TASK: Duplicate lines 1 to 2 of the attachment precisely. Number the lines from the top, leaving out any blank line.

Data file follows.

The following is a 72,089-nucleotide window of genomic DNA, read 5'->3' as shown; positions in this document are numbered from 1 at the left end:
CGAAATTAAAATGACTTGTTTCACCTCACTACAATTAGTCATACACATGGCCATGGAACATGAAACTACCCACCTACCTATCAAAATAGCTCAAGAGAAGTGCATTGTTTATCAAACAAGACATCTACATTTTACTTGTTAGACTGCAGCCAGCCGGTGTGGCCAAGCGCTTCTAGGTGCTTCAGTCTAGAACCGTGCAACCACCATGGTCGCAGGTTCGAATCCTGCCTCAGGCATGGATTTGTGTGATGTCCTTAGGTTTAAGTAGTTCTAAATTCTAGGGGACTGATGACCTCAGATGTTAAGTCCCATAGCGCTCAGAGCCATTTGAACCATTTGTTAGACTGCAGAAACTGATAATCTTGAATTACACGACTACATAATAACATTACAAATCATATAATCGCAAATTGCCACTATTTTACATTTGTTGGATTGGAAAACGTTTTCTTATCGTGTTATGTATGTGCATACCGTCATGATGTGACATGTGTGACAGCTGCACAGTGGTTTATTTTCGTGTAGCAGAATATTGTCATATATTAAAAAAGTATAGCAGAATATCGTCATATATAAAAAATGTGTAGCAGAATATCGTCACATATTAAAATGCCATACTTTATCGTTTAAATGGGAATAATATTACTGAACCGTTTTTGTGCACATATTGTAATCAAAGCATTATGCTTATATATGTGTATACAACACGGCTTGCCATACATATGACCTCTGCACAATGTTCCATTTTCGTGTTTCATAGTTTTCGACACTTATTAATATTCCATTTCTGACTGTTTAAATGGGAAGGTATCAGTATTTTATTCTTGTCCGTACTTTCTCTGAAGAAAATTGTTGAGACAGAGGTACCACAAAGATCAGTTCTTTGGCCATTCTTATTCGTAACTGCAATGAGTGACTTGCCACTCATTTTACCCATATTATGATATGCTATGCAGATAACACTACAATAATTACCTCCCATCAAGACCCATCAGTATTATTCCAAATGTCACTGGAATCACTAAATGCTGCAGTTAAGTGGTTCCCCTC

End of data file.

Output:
The following is a 72,089-nucleotide window of genomic DNA, read 5'->3' as shown; positions in this document are numbered from 1 at the left end:
CGAAATTAAAATGACTTGTTTCACCTCACTACAATTAGTCATACACATGGCCATGGAACATGAAACTACCCACCTACCTATCAAAATAGCTCAAGAGAAGTGCATTGTTTATCAAACAAGACATCTACATTTTACTTGTTAGACTGCAGCCAGCCGGTGTGGCCAAGCGCTTCTAGGTGCTTCAGTCTAGAACCGTGCAACCACCATGGTCGCAGGTTCGAATCCTGCCTCAGGCATGGATTTGTGTGATGTCCTTAGGTTTAAGTAGTTCTAAATTCTAGGGGACTGATGACCTCAGATGTTAAGTCCCATAGCGCTCAGAGCCATTTGAACCATTTGTTAGACTGCAGAAACTGATAATCTTGAATTACACGACTACATAATAACATTACAAATCATATAATCGCAAATTGCCACTATTTTACATTTGTTGGATTGGAAAACGTTTTCTTATCGTGTTATGTATGTGCATACCGTCATGATGTGACATGTGTGACAGCTGCACAGTGGTTTATTTTCGTGTAGCAGAATATTGTCATATATTAAAAAAGTATAGCAGAATATCGTCATATATAAAAAATGTGTAGCAGAATATCGTCACATATTAAAATGCCATACTTTATCGTTTAAATGGGAATAATATTACTGAACCGTTTTTGTGCACATATTGTAATCAAAGCATTATGCTTATATATGTGTATACAACACGGCTTGCCATACATATGACCTCTGCACAATGTTCCATTTTCGTGTTTCATAGTTTTCGACACTTATTAATATTCCATTTCTGACTGTTTAAATGGGAAGGTATCAGTATTTTATTCTTGTCCGTACTTTCTCTGAAGAAAATTGTTGAGACAGAGGTACCACAAAGATCAGTTCTTTGGCCATTCTTATTCGTAACTGCAATGAGTGACTTGCCACTCATTTTACCCATATTATGATATGCTATGCAGATAACACTACAATAATTACCTCCCATCAAGACCCATCAGTATTATTCCAAATGTCACTGGAATCACTAAATGCTGCAGTTAAGTGGTTCCCCTC